June 09, 2017
Susan Kidwell have published a paper in which they study the local extinction of brachiopods and scallops off the coast of San Diego and Santa Barbara. They used paleontological methods to date fossil shells and determined that this local extinction happened during the 1800's and was likely due to the introduction of cattle, horses, and sheep by the Spanish in the late 1700's. These animals would have made the seawater dirty due to increased runoff and manure, so that the brachiopods and scallops couldn't survive. The work demonstrates both the significant impact pre-industrial societies can have on their environment and the usefulness of paleontological approaches to recent ecological transitions. Congratulations Adam and Susan!William Rainey Harper Professor
May 31, 2017
Assistant professor Graham Slater has published a new paper in which he, along with coauthors from Stanford and the Smithsonian, used macroevolutionary modeling to determine that there was an abrupt shift in baleen whale body size evolution that lead to the giants we have today and that it only occurred within the past 4Myr. Our modeling rules out most previous hypotheses for gigantism and instead implies a role for climate driven changes in ocean circulation and productivity that began in the late Pliocene. This work was covered in the NYTimes, the BBC, the LATimes, The Guardian, PBS Newshour, and Science. He also was interviewed on Canadian and German radio. Congratulations Graham!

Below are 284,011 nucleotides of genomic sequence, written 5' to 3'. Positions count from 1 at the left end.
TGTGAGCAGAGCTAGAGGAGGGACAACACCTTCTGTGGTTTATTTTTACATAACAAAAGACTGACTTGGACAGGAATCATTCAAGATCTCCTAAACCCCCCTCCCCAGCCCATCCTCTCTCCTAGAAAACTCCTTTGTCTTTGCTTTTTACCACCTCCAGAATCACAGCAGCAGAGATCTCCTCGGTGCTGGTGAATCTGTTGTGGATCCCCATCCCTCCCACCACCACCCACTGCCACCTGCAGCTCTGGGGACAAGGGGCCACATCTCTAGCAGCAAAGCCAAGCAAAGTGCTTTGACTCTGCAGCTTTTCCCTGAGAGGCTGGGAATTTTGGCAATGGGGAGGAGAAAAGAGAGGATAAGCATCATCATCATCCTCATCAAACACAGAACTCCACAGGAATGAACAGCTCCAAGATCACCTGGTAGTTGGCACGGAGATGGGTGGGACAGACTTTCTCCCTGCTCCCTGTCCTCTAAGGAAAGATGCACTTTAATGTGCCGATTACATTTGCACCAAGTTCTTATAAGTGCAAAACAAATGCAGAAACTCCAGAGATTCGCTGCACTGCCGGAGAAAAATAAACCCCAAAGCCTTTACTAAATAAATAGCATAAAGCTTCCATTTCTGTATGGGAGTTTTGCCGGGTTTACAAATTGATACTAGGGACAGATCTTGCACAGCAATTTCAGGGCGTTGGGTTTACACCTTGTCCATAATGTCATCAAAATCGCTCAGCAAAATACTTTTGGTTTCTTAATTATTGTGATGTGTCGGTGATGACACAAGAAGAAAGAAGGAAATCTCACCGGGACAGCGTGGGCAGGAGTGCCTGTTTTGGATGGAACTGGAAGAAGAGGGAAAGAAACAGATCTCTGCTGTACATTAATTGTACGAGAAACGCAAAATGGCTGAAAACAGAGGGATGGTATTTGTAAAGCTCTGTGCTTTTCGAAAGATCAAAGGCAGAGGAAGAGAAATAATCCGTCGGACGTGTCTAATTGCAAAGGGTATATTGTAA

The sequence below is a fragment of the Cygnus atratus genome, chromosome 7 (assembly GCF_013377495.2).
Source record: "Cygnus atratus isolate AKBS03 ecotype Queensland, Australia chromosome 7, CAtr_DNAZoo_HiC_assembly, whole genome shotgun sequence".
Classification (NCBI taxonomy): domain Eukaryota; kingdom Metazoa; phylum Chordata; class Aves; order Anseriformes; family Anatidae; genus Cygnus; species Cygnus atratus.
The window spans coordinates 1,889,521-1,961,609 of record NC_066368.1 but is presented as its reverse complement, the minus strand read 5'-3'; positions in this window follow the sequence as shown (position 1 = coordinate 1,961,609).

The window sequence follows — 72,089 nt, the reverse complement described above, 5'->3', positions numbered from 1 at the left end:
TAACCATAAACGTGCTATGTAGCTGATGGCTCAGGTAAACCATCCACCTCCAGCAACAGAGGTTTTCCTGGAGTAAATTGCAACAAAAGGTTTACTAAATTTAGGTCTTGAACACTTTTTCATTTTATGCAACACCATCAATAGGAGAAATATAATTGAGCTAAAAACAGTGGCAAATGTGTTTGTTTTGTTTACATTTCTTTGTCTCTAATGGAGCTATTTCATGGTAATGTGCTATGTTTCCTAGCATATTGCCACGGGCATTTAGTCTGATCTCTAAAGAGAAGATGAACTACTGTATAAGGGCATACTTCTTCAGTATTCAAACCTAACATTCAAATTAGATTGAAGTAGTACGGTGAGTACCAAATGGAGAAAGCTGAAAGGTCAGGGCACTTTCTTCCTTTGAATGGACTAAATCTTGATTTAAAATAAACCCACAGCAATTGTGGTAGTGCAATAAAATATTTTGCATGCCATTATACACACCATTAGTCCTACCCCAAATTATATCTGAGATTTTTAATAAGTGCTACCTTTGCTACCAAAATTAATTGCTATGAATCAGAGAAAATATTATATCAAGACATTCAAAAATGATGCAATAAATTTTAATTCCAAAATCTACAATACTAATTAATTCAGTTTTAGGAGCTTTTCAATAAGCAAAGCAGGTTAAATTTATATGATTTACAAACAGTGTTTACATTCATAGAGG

May 31, 2017
Professor Doug MacAyeal will be a star interviewee in a new episode of "Anthony Bourdain Parts Unknown" on Antarctica that will play on CNN this weekend. You can watch a brief clip here. MacAyeal previously starred in Werner Herzog's Antarctica documentary "Encounters at the End of the World." Great job movie star!